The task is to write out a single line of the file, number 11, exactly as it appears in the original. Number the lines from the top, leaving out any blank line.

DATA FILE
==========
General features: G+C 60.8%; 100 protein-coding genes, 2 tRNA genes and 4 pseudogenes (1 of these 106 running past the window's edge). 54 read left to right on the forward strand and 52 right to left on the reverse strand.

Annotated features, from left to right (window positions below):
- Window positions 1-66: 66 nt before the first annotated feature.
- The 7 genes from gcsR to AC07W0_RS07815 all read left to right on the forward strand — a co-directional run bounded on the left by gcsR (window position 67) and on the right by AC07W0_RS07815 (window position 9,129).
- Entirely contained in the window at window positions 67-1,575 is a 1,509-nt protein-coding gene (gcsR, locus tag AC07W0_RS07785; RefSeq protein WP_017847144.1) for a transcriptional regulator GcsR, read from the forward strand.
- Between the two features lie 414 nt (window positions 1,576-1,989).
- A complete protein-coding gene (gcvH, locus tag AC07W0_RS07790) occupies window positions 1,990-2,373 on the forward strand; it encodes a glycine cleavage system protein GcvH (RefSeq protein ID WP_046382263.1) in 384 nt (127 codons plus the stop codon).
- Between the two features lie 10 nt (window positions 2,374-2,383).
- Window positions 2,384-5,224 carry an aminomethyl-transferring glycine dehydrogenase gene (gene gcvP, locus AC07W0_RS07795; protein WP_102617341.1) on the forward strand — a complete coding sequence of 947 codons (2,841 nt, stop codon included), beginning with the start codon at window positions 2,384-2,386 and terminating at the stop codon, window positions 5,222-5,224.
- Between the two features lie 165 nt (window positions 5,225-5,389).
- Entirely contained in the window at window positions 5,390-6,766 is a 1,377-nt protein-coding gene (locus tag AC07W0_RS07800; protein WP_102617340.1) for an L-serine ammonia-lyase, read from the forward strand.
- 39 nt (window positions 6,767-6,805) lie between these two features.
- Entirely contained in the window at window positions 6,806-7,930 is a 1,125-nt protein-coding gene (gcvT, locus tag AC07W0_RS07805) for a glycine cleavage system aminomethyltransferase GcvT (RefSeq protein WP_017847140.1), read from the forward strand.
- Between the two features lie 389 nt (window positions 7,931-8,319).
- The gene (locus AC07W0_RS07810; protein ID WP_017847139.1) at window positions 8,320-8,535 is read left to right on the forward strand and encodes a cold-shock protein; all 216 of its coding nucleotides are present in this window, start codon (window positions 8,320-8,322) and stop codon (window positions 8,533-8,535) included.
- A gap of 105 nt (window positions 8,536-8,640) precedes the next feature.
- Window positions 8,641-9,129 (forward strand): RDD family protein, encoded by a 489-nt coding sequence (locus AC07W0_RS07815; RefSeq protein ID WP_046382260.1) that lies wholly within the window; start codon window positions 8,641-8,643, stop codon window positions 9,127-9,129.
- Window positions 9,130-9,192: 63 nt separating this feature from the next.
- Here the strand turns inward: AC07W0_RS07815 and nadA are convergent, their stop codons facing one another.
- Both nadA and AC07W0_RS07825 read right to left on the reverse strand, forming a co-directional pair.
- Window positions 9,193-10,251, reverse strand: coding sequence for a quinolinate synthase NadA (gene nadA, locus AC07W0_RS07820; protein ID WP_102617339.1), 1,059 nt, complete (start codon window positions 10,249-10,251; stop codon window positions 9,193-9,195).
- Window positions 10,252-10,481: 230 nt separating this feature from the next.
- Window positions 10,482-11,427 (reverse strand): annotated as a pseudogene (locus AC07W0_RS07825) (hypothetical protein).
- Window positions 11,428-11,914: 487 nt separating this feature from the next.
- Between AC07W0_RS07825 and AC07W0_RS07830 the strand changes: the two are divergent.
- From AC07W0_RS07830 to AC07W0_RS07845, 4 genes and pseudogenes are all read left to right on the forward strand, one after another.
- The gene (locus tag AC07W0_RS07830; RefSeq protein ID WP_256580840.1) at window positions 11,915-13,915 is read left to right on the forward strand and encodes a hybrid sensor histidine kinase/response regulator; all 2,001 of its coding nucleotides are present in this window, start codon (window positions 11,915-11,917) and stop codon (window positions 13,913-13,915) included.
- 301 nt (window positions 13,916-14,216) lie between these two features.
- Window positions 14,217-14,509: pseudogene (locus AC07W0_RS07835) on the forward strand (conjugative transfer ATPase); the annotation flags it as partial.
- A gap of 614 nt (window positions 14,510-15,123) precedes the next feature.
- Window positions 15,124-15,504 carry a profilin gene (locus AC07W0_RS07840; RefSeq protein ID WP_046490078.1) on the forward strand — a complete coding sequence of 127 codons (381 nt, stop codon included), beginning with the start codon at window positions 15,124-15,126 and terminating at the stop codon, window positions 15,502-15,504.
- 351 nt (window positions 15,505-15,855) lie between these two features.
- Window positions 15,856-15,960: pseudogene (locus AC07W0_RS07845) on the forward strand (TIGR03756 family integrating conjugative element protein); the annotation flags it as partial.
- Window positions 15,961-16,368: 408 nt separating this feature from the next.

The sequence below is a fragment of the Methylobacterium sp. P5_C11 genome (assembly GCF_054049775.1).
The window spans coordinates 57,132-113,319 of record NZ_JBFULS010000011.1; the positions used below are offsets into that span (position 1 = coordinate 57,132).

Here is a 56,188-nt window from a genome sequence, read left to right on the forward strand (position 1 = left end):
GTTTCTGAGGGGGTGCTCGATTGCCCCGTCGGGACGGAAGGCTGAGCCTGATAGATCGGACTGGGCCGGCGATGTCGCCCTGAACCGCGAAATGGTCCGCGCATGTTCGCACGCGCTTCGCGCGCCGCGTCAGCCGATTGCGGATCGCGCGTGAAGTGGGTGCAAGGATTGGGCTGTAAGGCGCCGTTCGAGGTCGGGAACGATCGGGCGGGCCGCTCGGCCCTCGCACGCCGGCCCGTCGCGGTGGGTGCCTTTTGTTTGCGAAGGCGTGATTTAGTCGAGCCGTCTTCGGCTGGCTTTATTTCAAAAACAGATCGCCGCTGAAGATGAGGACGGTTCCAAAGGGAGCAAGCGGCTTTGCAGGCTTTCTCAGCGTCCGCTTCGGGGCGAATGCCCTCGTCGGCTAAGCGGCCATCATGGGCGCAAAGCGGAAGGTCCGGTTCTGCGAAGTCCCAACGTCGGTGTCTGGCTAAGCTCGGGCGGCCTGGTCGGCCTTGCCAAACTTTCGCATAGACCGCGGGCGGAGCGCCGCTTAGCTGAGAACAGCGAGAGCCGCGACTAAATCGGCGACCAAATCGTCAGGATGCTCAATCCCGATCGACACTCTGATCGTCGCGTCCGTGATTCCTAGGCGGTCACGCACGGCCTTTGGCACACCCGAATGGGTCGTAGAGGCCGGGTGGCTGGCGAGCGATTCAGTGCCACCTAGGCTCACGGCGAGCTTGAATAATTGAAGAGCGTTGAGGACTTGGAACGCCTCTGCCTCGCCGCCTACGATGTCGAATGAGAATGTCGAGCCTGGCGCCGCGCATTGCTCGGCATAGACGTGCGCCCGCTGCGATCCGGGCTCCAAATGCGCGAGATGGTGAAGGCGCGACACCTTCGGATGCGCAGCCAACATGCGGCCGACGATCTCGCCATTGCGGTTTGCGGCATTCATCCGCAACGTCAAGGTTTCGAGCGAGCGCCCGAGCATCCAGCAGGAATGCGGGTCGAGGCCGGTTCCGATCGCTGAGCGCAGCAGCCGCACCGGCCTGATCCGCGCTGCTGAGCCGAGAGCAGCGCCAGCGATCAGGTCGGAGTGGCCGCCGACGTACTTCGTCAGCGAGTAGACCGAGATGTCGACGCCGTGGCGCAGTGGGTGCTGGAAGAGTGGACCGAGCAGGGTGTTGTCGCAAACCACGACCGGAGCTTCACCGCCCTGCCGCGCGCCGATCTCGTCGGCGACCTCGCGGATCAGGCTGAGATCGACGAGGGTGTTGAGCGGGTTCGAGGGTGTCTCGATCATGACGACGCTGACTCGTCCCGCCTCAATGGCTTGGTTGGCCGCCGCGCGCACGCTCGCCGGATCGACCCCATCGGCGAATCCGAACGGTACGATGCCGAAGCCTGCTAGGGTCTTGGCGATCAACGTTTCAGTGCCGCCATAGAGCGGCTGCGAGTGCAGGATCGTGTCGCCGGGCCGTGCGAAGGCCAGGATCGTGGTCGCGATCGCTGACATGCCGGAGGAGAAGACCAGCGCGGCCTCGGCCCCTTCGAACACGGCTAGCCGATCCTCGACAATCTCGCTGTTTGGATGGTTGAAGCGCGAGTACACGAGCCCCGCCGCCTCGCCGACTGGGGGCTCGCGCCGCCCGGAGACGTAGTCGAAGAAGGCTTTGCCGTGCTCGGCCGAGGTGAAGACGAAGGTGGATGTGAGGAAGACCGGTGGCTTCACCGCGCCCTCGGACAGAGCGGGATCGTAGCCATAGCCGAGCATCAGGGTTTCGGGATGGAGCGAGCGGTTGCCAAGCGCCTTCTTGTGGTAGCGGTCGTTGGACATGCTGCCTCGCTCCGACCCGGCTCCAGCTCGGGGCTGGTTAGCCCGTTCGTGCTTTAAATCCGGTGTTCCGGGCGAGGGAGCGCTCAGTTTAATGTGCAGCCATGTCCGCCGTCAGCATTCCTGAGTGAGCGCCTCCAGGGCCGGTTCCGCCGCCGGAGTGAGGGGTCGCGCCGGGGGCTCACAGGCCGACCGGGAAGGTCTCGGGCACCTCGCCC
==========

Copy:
- Entirely contained in the window at window positions 5,390-6,766 is a 1,377-nt protein-coding gene (locus tag AC07W0_RS07800; protein WP_102617340.1) for an L-serine ammonia-lyase, read from the forward strand.